Tailgating is one of the most common security breaches. What typically happens is, an authorized employee of your building kindly opens the door for an unauthorized “visitor” without knowing. This seemingly innocent situation allows the undocumented intruder to tailgate into your building and gain entry. What started as a kind gesture, unexpectedly exposes your staff to potential threats, theft, domestic violence, or worse, terrorism.
While exterior threats are dangerous, internal threats are just as dangerous, too. Depending on your occupation or building, there may be certain areas you don’t want every employee to access. Healthcare facilities especially should have various restricted access points throughout the building to safeguard laboratories, operating rooms, pharmacies, and more. For businesses, areas like data centers, sensitive files, or equipment rooms should have restricted access points that only allow authorized users to enter with certified permission.
Tailgating also impacts productivity and business management practices. Whenever an intruder enters your place of business and an emergency or complaint occurs, you may be forced to shut down for the day, let people off, or deal with an unexpected crisis that takes you and your staff away from work. Inaccurate headcounts during an emergency might also get others left behind or cause safety personnel to waste time searching for people that aren’t on the premises.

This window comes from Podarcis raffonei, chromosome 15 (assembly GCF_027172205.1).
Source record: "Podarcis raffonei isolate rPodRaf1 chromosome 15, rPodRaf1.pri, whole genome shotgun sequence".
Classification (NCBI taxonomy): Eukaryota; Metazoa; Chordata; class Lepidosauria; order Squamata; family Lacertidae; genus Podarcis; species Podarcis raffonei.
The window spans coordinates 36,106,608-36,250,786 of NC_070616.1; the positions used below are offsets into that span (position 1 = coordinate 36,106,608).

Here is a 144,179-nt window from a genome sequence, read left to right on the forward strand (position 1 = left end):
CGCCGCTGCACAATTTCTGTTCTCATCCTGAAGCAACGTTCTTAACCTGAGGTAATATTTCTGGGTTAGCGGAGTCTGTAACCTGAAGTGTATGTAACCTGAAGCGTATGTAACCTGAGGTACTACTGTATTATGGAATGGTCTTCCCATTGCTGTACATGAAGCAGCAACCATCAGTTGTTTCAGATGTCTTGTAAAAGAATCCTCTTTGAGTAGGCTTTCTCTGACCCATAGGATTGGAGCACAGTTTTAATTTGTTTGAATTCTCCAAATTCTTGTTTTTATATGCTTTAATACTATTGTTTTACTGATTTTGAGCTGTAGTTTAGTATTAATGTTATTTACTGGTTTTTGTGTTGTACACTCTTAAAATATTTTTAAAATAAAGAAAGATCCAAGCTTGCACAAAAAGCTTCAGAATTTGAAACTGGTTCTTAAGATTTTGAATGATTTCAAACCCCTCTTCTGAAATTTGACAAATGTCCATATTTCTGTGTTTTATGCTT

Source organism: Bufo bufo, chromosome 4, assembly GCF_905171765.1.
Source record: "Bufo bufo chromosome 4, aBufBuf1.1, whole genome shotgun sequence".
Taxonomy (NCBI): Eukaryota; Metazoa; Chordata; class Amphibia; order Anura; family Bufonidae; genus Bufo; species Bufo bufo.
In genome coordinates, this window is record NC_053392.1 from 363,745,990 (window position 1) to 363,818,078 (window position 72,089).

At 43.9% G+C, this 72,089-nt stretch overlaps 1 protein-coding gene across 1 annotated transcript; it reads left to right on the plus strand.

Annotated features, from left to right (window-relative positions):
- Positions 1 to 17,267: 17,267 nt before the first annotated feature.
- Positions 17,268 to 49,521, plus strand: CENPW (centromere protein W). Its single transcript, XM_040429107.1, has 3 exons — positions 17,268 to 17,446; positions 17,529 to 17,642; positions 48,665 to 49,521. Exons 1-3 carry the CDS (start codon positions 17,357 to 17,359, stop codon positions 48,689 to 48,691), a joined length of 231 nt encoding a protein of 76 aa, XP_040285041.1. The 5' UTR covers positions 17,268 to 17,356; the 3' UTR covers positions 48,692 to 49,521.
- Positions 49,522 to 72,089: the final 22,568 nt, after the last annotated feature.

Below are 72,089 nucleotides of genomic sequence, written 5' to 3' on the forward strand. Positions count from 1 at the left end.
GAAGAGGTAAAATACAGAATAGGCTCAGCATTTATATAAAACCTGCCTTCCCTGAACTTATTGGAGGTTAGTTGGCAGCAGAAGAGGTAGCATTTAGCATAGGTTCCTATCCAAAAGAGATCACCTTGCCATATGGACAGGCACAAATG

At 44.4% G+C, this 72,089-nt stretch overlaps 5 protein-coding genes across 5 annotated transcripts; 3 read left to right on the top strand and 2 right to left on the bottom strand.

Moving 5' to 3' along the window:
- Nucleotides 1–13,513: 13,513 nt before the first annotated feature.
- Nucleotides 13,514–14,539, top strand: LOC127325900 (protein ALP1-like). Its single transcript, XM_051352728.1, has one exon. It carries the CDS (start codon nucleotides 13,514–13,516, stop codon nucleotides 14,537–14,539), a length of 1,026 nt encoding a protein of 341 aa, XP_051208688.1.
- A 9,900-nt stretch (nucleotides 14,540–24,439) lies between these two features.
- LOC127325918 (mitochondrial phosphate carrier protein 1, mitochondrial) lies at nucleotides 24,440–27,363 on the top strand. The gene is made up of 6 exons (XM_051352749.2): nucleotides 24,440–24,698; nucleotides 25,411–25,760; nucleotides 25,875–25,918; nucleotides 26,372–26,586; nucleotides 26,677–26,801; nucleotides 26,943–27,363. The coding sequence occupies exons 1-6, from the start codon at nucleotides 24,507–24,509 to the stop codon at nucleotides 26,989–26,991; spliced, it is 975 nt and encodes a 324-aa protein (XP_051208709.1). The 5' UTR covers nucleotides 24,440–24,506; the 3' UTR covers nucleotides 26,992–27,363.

While maintaining a secure building is always the primary objective, access control systems aren’t always in place or up-to-date. Most business owners don’t contact a third party to test their existing physical access control system, according to a new survey by HID Global. And over half of them state high-security technologies are important, but they aren’t implementing them well or at all.
Educate Your Staff
Talk to your staff about the risks associated with tailgating. Explain the common ways tailgating happens and why it’s dangerous to hold open a door for someone they don’t know.
Implement Visitor Badges
To help your employees understand who is a visitor and why they are there, you should have visitors and temporary employees wear clear identification badges and educate your staff on what to do if they notice anything suspicious.
Install Video Surveillance
Installing a video surveillance camera throughout your facility will help identify a criminal who has successfully entered your building and if any items were stolen, vandalized or harmed.
Manage Access Control System
Installing an access control system will ensure only authorized persons have access to specific entry points and areas of your building. You can customize them so each employee has a set of restrictions and also monitor access to specific areas at specific times. You can add analytics and sensors to detect when multiple people are attempting to enter a door with only one valid credential.
Hire Reception Staff
A reception desk is a great place to monitor who enters and exits your building and helps prevent unauthorized criminals from gaining entry. It will also remind your employees to use their own access card instead of tailgating on another employee when entering the building.